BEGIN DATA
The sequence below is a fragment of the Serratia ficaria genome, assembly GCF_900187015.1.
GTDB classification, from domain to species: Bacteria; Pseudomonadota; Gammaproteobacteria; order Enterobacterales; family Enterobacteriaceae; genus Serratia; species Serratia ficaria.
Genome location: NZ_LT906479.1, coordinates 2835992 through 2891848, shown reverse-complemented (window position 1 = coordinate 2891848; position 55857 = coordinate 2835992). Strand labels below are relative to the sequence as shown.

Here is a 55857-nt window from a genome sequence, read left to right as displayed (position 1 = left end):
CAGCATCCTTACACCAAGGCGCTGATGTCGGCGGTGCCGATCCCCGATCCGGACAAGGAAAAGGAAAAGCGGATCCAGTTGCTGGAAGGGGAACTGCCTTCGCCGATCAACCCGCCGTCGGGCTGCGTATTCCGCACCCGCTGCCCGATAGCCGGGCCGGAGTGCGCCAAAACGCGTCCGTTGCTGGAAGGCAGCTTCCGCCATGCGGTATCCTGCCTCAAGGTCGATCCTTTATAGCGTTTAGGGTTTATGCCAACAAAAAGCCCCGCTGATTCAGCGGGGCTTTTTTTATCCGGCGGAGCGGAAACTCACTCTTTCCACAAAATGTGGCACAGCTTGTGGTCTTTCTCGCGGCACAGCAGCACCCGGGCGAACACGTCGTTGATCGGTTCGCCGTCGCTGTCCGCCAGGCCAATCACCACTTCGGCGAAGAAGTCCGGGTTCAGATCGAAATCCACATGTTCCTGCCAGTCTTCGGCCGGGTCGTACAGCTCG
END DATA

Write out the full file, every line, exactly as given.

The sequence below is a fragment of the Serratia ficaria genome, assembly GCF_900187015.1.
GTDB classification, from domain to species: Bacteria; Pseudomonadota; Gammaproteobacteria; order Enterobacterales; family Enterobacteriaceae; genus Serratia; species Serratia ficaria.
Genome location: NZ_LT906479.1, coordinates 2835992 through 2891848, shown reverse-complemented (window position 1 = coordinate 2891848; position 55857 = coordinate 2835992). Strand labels below are relative to the sequence as shown.

Here is a 55857-nt window from a genome sequence, read left to right as displayed (position 1 = left end):
CAGCATCCTTACACCAAGGCGCTGATGTCGGCGGTGCCGATCCCCGATCCGGACAAGGAAAAGGAAAAGCGGATCCAGTTGCTGGAAGGGGAACTGCCTTCGCCGATCAACCCGCCGTCGGGCTGCGTATTCCGCACCCGCTGCCCGATAGCCGGGCCGGAGTGCGCCAAAACGCGTCCGTTGCTGGAAGGCAGCTTCCGCCATGCGGTATCCTGCCTCAAGGTCGATCCTTTATAGCGTTTAGGGTTTATGCCAACAAAAAGCCCCGCTGATTCAGCGGGGCTTTTTTTATCCGGCGGAGCGGAAACTCACTCTTTCCACAAAATGTGGCACAGCTTGTGGTCTTTCTCGCGGCACAGCAGCACCCGGGCGAACACGTCGTTGATCGGTTCGCCGTCGCTGTCCGCCAGGCCAATCACCACTTCGGCGAAGAAGTCCGGGTTCAGATCGAAATCCACATGTTCCTGCCAGTCTTCGGCCGGGTCGTACAGCTCG